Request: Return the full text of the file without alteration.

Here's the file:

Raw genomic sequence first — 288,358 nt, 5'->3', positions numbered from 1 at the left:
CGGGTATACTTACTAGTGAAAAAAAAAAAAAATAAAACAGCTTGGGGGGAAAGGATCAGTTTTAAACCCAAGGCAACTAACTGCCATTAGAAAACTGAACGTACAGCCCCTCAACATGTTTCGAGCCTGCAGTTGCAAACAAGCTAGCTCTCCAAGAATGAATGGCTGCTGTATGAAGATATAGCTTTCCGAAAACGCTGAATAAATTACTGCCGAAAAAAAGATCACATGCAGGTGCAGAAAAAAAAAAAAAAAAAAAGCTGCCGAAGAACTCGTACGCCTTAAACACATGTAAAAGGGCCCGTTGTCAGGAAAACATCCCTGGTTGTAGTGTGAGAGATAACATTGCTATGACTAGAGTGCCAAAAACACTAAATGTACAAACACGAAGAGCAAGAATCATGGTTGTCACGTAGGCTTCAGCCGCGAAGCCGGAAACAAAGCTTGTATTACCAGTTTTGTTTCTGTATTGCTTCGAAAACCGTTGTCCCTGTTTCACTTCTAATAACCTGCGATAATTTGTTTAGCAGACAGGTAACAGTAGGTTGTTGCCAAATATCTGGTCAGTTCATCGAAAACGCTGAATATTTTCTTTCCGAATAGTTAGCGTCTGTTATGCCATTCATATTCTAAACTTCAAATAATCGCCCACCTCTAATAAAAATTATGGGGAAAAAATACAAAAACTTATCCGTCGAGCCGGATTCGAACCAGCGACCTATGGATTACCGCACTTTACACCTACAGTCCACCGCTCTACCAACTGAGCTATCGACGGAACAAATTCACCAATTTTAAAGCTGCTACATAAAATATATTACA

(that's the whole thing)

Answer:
Raw genomic sequence first — 288,358 nt, 5'->3', positions numbered from 1 at the left:
CGGGTATACTTACTAGTGAAAAAAAAAAAAAATAAAACAGCTTGGGGGGAAAGGATCAGTTTTAAACCCAAGGCAACTAACTGCCATTAGAAAACTGAACGTACAGCCCCTCAACATGTTTCGAGCCTGCAGTTGCAAACAAGCTAGCTCTCCAAGAATGAATGGCTGCTGTATGAAGATATAGCTTTCCGAAAACGCTGAATAAATTACTGCCGAAAAAAAGATCACATGCAGGTGCAGAAAAAAAAAAAAAAAAAAAGCTGCCGAAGAACTCGTACGCCTTAAACACATGTAAAAGGGCCCGTTGTCAGGAAAACATCCCTGGTTGTAGTGTGAGAGATAACATTGCTATGACTAGAGTGCCAAAAACACTAAATGTACAAACACGAAGAGCAAGAATCATGGTTGTCACGTAGGCTTCAGCCGCGAAGCCGGAAACAAAGCTTGTATTACCAGTTTTGTTTCTGTATTGCTTCGAAAACCGTTGTCCCTGTTTCACTTCTAATAACCTGCGATAATTTGTTTAGCAGACAGGTAACAGTAGGTTGTTGCCAAATATCTGGTCAGTTCATCGAAAACGCTGAATATTTTCTTTCCGAATAGTTAGCGTCTGTTATGCCATTCATATTCTAAACTTCAAATAATCGCCCACCTCTAATAAAAATTATGGGGAAAAAATACAAAAACTTATCCGTCGAGCCGGATTCGAACCAGCGACCTATGGATTACCGCACTTTACACCTACAGTCCACCGCTCTACCAACTGAGCTATCGACGGAACAAATTCACCAATTTTAAAGCTGCTACATAAAATATATTACA